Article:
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I recently wrote about former New Rochelle wrestler Max Gomez, who had his right foot amputated shortly after his wrestling career ended. Although this isn’t necessarily a wrestling story, I wanted to share it because it is an inspirational story about a former Section 1 wrestler who has overcome tremendous odds to excel as an athlete.
Considering where he had been just over a year ago, no one could blame Max Gomez for being a bit starstruck.
The New Rochelle resident had part of his right leg amputated after a motocross accident in June 2012, but on the first weekend of this month, he found himself in Los Angeles competing at the X Games surrounded by athletes he’d grown up idolizing.
“It still hasn’t really set in,” the 19-year-old Gomez said. “Just to watch that on TV for so many years, and then to get the invite, I still didn’t even know what it was all about. I get there and look at all of these guys who are pros standing next to me, it’s like, ‘Wow.’ Then they talk to me and are like, ‘Wow, this guy only has one leg,’ so it was like a mutual-respect thing.”
Before he competed among the best in his sport, Gomez’s life changed in an instant on June 2, 2012, when he took a fall down a 10-foot ledge on a western Pennsylvania course and slammed onto his feet. The impact shattered his right ankle and tore blood vessels, as Gomez knew right away that this wasn’t just a typical bump or bruise.
“I’ve had a lot of other injuries — I’ve broken my arm, my foot, my femur,” he said. “With any other injury that I’ve had, the pain wouldn’t go away, but I’d be able to eventually find a comfortable spot. With this one, I couldn’t find a comfortable spot. … The pain the entire time was so severe and constant that I knew there was no way that it could be a sprained ankle.”
Several efforts to restore blood flow to his foot were unsuccessful, leading doctors to recommend amputation from the ankle down.
“Literally every doctor that looked at me told me this would be the best thing, whereas carrying it on there would be like dead weight,” Gomez said. “I knew that I couldn’t dwell on it and had to make the best of it. I couldn’t sit there and cry about it, so I got on the computer and started looking stuff up. There are a bunch of successful people with prosthetic legs, and I knew I would be able to make it work.”
Getting back on a motorbike was the last thing any of Gomez’s family and friends were thinking about shortly after the accident, but it was at the forefront of his mind. His father, Alex, who introduced him to the sport when he was young, said he had “a hard time with it” when Max expressed his desire to continue, but Max was determined to show he could keep doing what he loves.
“It was about a week after (the amputation),” Max Gomez said, recalling when he started talking about motocross again. “I knew it was taking a big toll on the rest of my family, so I was just like, ‘I’m not going to keep doing this (to them).’ After watching some videos of guys who had similar injuries on the bike, I knew I could do it.”
Gomez initially had trouble riding with the prosthetic foot that he was given for walking, but in February, he reached out to someone who was able to help.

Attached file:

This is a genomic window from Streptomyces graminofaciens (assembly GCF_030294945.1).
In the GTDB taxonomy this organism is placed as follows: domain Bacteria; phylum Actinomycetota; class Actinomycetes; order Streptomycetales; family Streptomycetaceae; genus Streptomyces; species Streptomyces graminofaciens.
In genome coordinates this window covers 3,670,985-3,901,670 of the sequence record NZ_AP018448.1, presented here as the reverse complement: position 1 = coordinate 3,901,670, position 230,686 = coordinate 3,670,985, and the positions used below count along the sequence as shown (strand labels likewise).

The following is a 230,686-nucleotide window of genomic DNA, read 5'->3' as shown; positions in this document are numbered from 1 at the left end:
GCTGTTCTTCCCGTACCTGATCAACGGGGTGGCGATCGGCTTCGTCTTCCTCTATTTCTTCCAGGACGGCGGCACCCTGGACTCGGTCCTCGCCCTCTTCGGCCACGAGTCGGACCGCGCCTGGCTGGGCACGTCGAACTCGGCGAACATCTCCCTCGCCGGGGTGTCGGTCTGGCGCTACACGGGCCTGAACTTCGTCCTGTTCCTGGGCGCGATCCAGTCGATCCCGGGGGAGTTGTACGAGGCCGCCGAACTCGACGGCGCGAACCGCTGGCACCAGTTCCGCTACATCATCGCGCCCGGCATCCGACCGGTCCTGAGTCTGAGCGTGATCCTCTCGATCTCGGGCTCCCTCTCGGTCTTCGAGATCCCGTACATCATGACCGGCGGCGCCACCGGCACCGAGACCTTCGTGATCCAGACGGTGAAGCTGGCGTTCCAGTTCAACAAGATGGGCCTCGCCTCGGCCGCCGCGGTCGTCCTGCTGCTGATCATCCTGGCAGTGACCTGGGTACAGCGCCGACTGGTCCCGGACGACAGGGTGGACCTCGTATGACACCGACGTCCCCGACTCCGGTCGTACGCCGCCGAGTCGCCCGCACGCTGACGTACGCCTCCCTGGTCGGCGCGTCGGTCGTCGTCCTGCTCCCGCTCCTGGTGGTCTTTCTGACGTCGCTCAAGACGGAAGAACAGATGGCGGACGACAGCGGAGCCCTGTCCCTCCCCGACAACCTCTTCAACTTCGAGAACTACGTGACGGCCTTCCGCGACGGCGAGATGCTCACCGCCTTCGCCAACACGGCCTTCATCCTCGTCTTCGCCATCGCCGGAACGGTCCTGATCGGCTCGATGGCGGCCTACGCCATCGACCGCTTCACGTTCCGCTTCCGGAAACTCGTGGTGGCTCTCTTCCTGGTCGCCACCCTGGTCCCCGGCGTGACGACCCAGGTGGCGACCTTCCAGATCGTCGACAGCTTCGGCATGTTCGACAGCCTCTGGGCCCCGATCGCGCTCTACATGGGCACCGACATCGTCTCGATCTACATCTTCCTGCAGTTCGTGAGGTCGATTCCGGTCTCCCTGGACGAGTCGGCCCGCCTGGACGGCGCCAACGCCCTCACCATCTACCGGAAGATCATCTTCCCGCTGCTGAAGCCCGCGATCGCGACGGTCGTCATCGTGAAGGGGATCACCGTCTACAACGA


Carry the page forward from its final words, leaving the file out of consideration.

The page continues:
Mike Schultz, who has medaled several times at the X Games on motorbikes and snowmobiles with a prosthetic left leg, started the prosthetics-manufacturing company Biodapt. After hearing from Gomez, Schultz offered to send his prosthetic at a discounted rate.
“I remember the phone call from his dad when he got it,” Schultz said. “He said, ‘Holy cow, you should have a video camera on people when they open this.’ Max was all excited and running around the house, and it got me a little choked up.”
“As soon as I put it on, I knew it was going to work,” Gomez said. “I didn’t even have to get on the bike. That was kind of like the starting point.”
Schultz and Gomez formed a quick bond, and with Gomez now comfortable again on his bike, the two would soon be competing against each other.
Gomez really put his name on the motocross map in May when he won the Extremity Games — beating his mentor.
“It was an epic race,” Schultz said. “We battled back and forth. I obviously wanted to win, but to see him win with my equipment was pretty darn special.”
The success at the Extremity Games earned Gomez an invitation to the X Games — a tremendous feat, but not a complete shock to those who know him well.
“I was definitely surprised, but at the same time, I know Max’s character,” said Aaron Butler, Gomez’s good friend and former teammate on the New Rochelle High wrestling team. “He’s not a person who dwells on things. Once it’s done, it’s done, and he’s looking forward.”
Gomez went on to take fourth in the Moto X Adaptive final, with Schultz winning the gold.
As a result of the national exposure, Gomez has received a tremendous response from the New Rochelle community — as well as people around the country — who look at him as an inspiration. But for Gomez, it’s all about living his life and doing what makes him happy.
“The sport is either in your blood or it’s not,” Gomez said. “You’re either born to do it, or you can’t handle it. The injuries test you and show you whether you really want to be in this sport or not. You have to respect the machine, because it can do damage to you. Every injury is like a milestone, and you can learn from it.”